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I own five different six-sided dice. Four of the dice are fair dice, meaning they have values 1, 2, 3, 4, 5, 6. However, one of the dice is loaded; thus, it never shows 1, 2 or 3, but is equally likely to show the values 4, 5, or 6. For my experiment, I will pick up one random dice and roll it twice.

The first thing I would like to calculate is the probability of getting two sixes. To calculate this, I first calculated the probability of getting one six and multiplied it by two. Suppose $S$ = event that two sixes are rolled. $$P(S) = 2(\frac45(\frac16) + \frac15(\frac13)) = .4 $$ However, I am not sure if this is correct. I need to calculate this because I would also like to calculate $P(L|S)$ where L = event that a loaded die was picked. Additionally, I feel this is incorrect, because if I change the '2' to a '10' to calculate it for 10 rolls instead of 2, I get a value over 1 which makes no sense. To summarize, how can I calculate $P(S)$ properly so I can calculate $P(L|S)$?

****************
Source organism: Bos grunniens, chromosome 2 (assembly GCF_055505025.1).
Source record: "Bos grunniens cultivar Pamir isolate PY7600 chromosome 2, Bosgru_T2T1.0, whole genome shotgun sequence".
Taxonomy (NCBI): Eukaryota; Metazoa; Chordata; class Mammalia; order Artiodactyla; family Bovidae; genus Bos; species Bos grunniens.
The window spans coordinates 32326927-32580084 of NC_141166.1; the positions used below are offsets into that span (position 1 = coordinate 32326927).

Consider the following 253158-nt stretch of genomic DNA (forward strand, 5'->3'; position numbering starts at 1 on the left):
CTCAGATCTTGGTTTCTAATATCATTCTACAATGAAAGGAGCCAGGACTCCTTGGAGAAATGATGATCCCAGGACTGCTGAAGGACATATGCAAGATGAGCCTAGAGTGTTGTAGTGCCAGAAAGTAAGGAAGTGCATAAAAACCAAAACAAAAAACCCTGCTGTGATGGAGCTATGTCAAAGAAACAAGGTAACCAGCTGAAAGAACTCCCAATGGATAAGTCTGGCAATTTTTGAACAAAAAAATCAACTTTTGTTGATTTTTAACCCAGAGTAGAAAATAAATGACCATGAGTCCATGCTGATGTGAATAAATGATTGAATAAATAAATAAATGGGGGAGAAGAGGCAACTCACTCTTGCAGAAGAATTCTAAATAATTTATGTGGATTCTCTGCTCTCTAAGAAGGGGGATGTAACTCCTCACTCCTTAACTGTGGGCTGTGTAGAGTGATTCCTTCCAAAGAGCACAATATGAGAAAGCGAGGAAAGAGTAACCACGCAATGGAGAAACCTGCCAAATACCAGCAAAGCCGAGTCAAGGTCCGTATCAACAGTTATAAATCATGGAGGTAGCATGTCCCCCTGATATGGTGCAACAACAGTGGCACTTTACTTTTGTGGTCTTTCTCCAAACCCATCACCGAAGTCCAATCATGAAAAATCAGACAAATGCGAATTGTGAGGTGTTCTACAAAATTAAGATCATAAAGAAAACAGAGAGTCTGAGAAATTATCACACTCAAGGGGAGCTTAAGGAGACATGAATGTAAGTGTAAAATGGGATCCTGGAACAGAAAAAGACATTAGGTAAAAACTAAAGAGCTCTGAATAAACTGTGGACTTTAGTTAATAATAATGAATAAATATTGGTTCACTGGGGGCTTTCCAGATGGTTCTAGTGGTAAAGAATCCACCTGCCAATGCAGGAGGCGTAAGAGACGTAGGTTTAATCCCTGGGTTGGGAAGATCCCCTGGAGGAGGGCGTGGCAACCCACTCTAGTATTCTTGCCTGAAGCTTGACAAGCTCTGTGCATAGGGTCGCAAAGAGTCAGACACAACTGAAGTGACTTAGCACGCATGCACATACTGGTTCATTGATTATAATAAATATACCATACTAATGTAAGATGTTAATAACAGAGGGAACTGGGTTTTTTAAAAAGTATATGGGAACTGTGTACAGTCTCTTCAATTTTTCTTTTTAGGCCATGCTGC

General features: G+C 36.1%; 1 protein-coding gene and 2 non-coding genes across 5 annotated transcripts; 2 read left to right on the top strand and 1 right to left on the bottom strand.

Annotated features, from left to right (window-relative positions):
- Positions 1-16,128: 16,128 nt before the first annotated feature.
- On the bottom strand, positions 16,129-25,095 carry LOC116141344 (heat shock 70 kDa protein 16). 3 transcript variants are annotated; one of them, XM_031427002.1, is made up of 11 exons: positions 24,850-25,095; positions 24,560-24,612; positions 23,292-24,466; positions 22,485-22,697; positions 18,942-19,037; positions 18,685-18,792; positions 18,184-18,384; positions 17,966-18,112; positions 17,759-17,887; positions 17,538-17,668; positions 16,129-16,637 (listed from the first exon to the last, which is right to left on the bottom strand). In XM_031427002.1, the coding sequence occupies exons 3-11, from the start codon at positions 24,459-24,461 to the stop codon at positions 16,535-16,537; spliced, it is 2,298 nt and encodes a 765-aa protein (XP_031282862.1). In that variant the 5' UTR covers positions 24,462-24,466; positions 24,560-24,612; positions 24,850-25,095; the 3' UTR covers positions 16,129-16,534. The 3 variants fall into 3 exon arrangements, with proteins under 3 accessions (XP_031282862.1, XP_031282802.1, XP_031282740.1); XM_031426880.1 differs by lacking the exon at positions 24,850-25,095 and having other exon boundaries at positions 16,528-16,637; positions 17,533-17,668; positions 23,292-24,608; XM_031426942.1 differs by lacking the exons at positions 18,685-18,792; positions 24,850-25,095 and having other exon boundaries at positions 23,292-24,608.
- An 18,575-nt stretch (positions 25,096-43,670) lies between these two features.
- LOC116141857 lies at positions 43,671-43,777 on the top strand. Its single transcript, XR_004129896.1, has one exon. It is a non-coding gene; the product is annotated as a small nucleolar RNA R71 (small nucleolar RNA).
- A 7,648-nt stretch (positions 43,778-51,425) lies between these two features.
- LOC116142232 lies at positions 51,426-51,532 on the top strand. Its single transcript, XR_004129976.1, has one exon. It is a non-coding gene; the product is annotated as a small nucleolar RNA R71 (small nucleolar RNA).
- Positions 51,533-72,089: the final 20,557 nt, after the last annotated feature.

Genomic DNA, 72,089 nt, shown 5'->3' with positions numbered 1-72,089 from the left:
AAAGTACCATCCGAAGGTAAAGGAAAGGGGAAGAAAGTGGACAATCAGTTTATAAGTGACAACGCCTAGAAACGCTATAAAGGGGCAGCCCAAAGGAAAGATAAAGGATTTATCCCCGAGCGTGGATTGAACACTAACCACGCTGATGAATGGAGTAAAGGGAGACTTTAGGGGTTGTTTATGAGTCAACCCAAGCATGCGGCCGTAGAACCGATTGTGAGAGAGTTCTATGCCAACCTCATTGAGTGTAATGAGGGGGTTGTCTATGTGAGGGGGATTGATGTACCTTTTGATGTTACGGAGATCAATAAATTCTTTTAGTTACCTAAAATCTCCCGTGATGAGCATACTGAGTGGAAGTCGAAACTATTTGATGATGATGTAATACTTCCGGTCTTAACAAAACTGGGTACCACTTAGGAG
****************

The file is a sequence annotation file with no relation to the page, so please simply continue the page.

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    $\begingroup$ Probability that "two sixes are rolled" is NOT at all equal to 2 * probability of "six is rolled the first time". With your approach you will get that probability of "100 sixes in 100 experiments" is much more that 1, isn't it? $\endgroup$ – lesnik Feb 10 '17 at 6:46
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The $\frac16$ and $\frac13$ should be squared at first, not doubled at the end. The correct calculation for $P(S)$ is $$P(S)=\frac45\cdot\frac1{6^2}+\frac15\cdot\frac1{3^2}=\frac1{45}+\frac1{45}=\frac2{45}$$ The second term above is $P(L\cap S)$, so $$P(L\mid S)=\frac{P(L\cap S)}{P(S)}=\frac{1/45}{2/45}=\frac12$$

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